Our professor, Agnis Stibe, explains the influence of web design on our behaviors



The Web Influences how You Think


Do you browse web? Yes, I do too. People increasingly visit websites not only to gather information, do practical stuff, or entertain themselves, but also to form their opinions about various topics. 


Recent scientific research [1] reveals and explains how different web elements can significantly influence and predetermine changes in human attitude. For example, not only good quality arguments on a website can persuade its visitors get more involved into an issue, but interestingly, a website navigation design also plays an important role in shaping how people perceive a given topic. Once a website is able to get visitors more engaged into a discussed topic, it would also be able to transform their attitude towards a desired way of thinking. Moreover, the research provides evidence that attitudinal shift is more likely to happen with visitors having less previous knowledge about the give subject.


From a practical standpoint, this research is relevant in a variety of online settings (e.g., e-business, e-government, e-health, e-learning, and e-commerce), when the goal is to alter user attitudes and behaviors. Practitioners working on novel user experience design patterns [2] in shared spaces [3] can gain benefits from the research by applying knowledge of how social presence can encourage involvement of existing and potential users, especially those who are more knowledgeable. The results revealed that pictures of people on the website are important for more knowledgeable users to become more involved in an issue and therefore more likely to change their attitudes.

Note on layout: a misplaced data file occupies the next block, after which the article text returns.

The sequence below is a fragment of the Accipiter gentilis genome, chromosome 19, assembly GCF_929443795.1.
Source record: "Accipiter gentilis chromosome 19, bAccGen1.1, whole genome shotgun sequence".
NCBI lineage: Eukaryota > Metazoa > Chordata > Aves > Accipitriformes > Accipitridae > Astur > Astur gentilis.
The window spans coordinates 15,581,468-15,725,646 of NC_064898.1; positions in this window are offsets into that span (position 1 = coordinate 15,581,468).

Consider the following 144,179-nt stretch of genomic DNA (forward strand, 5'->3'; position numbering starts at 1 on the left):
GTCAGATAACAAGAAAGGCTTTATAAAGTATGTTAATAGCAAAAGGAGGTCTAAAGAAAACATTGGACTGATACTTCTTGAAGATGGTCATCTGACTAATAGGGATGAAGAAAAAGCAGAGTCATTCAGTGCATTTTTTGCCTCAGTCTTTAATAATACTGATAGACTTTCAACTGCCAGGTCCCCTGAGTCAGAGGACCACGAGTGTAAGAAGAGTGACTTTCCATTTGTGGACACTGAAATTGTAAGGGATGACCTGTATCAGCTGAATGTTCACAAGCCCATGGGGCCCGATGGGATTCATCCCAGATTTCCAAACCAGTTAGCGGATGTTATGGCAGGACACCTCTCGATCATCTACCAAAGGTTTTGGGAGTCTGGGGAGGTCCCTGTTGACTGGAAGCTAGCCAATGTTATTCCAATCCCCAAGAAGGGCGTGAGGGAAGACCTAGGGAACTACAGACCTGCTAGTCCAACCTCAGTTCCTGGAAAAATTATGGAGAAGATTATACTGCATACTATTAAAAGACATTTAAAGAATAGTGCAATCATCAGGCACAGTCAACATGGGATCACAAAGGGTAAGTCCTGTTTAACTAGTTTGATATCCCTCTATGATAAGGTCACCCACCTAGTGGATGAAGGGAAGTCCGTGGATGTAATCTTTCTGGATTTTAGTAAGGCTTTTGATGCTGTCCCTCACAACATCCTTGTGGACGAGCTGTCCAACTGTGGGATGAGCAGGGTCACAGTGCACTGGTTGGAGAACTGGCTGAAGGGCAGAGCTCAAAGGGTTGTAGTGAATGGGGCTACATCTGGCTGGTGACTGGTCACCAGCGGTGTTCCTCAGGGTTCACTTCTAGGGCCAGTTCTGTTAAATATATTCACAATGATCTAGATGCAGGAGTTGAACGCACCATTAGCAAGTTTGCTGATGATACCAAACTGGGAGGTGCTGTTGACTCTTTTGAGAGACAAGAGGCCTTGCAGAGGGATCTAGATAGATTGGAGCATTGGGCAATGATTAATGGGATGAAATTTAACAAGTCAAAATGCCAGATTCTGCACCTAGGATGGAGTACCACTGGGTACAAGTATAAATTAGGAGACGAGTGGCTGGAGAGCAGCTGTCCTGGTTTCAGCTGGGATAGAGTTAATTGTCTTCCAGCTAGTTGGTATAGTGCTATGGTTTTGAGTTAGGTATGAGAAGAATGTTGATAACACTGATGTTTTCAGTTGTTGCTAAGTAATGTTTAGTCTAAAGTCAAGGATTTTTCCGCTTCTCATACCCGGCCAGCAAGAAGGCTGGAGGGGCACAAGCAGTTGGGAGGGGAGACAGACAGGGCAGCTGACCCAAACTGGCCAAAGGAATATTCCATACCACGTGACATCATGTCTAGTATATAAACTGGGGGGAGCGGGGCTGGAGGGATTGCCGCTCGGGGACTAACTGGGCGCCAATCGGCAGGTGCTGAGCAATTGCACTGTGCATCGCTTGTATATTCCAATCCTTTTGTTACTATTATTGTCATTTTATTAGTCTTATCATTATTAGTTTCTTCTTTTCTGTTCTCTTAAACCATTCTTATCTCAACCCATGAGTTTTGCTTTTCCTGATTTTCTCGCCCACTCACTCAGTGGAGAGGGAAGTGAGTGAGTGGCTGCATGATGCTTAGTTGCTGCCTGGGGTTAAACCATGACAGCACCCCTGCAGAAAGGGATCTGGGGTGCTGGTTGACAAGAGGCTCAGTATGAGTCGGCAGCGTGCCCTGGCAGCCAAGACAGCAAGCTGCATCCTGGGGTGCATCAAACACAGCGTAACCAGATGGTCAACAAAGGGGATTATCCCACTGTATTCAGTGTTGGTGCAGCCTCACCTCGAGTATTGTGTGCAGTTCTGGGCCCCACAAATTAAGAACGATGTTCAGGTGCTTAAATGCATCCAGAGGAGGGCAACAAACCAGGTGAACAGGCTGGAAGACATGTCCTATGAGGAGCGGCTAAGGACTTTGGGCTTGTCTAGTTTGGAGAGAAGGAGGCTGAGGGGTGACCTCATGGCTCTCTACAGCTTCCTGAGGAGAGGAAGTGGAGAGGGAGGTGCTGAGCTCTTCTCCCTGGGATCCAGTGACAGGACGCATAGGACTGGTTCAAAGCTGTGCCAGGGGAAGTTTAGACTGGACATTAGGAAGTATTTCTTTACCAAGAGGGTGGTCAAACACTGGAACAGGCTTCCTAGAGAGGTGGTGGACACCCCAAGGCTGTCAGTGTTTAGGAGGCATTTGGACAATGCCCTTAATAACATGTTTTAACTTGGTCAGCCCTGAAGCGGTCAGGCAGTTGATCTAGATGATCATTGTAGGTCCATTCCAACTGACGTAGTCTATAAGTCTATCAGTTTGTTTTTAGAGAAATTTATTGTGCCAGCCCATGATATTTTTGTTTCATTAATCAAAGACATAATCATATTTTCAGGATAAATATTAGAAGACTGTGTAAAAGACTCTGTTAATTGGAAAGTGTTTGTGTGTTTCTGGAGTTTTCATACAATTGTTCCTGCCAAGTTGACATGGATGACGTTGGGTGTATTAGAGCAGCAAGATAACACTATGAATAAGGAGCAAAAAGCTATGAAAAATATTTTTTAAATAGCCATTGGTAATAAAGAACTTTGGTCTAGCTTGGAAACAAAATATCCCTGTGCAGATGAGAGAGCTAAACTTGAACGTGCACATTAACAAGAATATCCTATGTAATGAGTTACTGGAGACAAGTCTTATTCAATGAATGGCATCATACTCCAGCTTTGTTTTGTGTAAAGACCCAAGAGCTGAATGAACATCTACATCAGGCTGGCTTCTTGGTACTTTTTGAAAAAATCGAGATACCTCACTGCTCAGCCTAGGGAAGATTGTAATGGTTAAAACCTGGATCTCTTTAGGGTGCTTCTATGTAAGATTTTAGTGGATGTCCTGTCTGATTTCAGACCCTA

For example, if a designed social facilitation feature [4] on a website currently presents only the names of engaged users, then complementing user names with the actual pictures of those users from their social media accounts should increase user involvement for knowledgeable participants. In other words, representation of user pictures would lead more knowledgeable users to realize there are other real people using the platform, thus increasing a sense of human contact and sociability. Such enhancements can also be instrumental for designing other popular socially influencing (or gamified) features in websites [5], for example, related to competition or social comparison.


[1] Cyr, D., Head, M., Lim, E., & Stibe, A. (2018). Using the Elaboration Likelihood Model to Examine Online Persuasion through Website Design. Information & Management.


[2] Stibe, A., Kjær Christensen, A.K., & Nyström, T. (2018). Transforming Sociotech Design (TSD). In Ham J., Karapanos E., Morita P., Burns C. (eds.): Adjunct Proceedings of the 13th International Conference on Persuasive Technology.


[3] Stibe, A., & Larson, K. (2016). Persuasive Cities for Sustainable Wellbeing: Quantified Communities. In M. Younas et al. (eds.): Mobile Web and Intelligent Information Systems (MobiWIS 2016), LNCS 9847 (pp. 271–282).


[4] Stibe, A. (2015). Towards a Framework for Socially Influencing Systems: Meta-Analysis of Four PLS-SEM Based Studies. In the 10th International Conference on Persuasive Technology, LNCS 9072 (pp. 172–183). Springer International Publishing.


[5] Stibe, A. (2015). Advancing Typology of Computer-Supported Influence: Moderation Effects in Socially Influencing Systems. In the 10th International Conference on Persuasive Technology, LNCS 9072 (pp. 253–264). Springer International Publishing.